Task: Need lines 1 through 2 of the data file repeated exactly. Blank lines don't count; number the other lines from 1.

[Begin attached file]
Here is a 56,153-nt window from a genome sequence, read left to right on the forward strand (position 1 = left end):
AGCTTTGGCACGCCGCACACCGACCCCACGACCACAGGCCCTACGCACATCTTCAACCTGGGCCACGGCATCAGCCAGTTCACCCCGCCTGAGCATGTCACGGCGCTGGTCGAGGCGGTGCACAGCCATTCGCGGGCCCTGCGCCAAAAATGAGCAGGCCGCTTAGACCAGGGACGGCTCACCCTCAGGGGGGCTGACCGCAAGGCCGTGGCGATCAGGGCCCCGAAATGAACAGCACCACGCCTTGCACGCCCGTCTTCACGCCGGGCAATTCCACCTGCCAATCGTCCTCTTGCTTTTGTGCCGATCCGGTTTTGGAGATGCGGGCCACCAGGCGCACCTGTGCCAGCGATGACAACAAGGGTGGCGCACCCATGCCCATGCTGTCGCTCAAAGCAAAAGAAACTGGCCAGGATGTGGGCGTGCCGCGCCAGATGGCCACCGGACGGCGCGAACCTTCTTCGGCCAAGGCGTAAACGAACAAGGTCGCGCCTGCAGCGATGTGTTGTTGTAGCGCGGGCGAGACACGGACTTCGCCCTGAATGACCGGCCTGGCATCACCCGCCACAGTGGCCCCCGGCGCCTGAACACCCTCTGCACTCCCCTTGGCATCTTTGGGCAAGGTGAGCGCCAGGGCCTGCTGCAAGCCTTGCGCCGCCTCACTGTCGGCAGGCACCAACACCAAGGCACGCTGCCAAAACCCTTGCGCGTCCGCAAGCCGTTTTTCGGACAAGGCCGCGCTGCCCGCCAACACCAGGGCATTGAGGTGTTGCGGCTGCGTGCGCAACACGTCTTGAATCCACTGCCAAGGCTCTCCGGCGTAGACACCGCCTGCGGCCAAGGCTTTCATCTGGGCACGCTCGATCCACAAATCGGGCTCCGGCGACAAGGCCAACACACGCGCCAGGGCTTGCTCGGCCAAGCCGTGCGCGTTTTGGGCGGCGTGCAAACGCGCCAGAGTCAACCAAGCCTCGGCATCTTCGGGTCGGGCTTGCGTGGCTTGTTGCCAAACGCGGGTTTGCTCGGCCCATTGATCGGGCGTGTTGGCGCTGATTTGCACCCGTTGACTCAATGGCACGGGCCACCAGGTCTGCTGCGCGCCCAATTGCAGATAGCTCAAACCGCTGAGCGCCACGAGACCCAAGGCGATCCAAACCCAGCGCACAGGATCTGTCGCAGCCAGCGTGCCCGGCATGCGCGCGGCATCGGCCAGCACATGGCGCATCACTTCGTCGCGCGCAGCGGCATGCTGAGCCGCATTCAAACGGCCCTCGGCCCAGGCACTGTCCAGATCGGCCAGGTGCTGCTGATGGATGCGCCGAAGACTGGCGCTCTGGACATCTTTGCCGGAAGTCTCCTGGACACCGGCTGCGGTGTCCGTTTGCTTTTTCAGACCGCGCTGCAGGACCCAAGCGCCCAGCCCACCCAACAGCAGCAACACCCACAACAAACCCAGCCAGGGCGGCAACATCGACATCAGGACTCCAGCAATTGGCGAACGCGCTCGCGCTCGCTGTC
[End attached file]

Here is a 56,153-nt window from a genome sequence, read left to right on the forward strand (position 1 = left end):
AGCTTTGGCACGCCGCACACCGACCCCACGACCACAGGCCCTACGCACATCTTCAACCTGGGCCACGGCATCAGCCAGTTCACCCCGCCTGAGCATGTCACGGCGCTGGTCGAGGCGGTGCACAGCCATTCGCGGGCCCTGCGCCAAAAATGAGCAGGCCGCTTAGACCAGGGACGGCTCACCCTCAGGGGGGCTGACCGCAAGGCCGTGGCGATCAGGGCCCCGAAATGAACAGCACCACGCCTTGCACGCCCGTCTTCACGCCGGGCAATTCCACCTGCCAATCGTCCTCTTGCTTTTGTGCCGATCCGGTTTTGGAGATGCGGGCCACCAGGCGCACCTGTGCCAGCGATGACAACAAGGGTGGCGCACCCATGCCCATGCTGTCGCTCAAAGCAAAAGAAACTGGCCAGGATGTGGGCGTGCCGCGCCAGATGGCCACCGGACGGCGCGAACCTTCTTCGGCCAAGGCGTAAACGAACAAGGTCGCGCCTGCAGCGATGTGTTGTTGTAGCGCGGGCGAGACACGGACTTCGCCCTGAATGACCGGCCTGGCATCACCCGCCACAGTGGCCCCCGGCGCCTGAACACCCTCTGCACTCCCCTTGGCATCTTTGGGCAAGGTGAGCGCCAGGGCCTGCTGCAAGCCTTGCGCCGCCTCACTGTCGGCAGGCACCAACACCAAGGCACGCTGCCAAAACCCTTGCGCGTCCGCAAGCCGTTTTTCGGACAAGGCCGCGCTGCCCGCCAACACCAGGGCATTGAGGTGTTGCGGCTGCGTGCGCAACACGTCTTGAATCCACTGCCAAGGCTCTCCGGCGTAGACACCGCCTGCGGCCAAGGCTTTCATCTGGGCACGCTCGATCCACAAATCGGGCTCCGGCGACAAGGCCAACACACGCGCCAGGGCTTGCTCGGCCAAGCCGTGCGCGTTTTGGGCGGCGTGCAAACGCGCCAGAGTCAACCAAGCCTCGGCATCTTCGGGTCGGGCTTGCGTGGCTTGTTGCCAAACGCGGGTTTGCTCGGCCCATTGATCGGGCGTGTTGGCGCTGATTTGCACCCGTTGACTCAATGGCACGGGCCACCAGGTCTGCTGCGCGCCCAATTGCAGATAGCTCAAACCGCTGAGCGCCACGAGACCCAAGGCGATCCAAACCCAGCGCACAGGATCTGTCGCAGCCAGCGTGCCCGGCATGCGCGCGGCATCGGCCAGCACATGGCGCATCACTTCGTCGCGCGCAGCGGCATGCTGAGCCGCATTCAAACGGCCCTCGGCCCAGGCACTGTCCAGATCGGCCAGGTGCTGCTGATGGATGCGCCGAAGACTGGCGCTCTGGACATCTTTGCCGGAAGTCTCCTGGACACCGGCTGCGGTGTCCGTTTGCTTTTTCAGACCGCGCTGCAGGACCCAAGCGCCCAGCCCACCCAACAGCAGCAACACCCACAACAAACCCAGCCAGGGCGGCAACATCGACATCAGGACTCCAGCAATTGGCGAACGCGCTCGCGCTCGCTGTC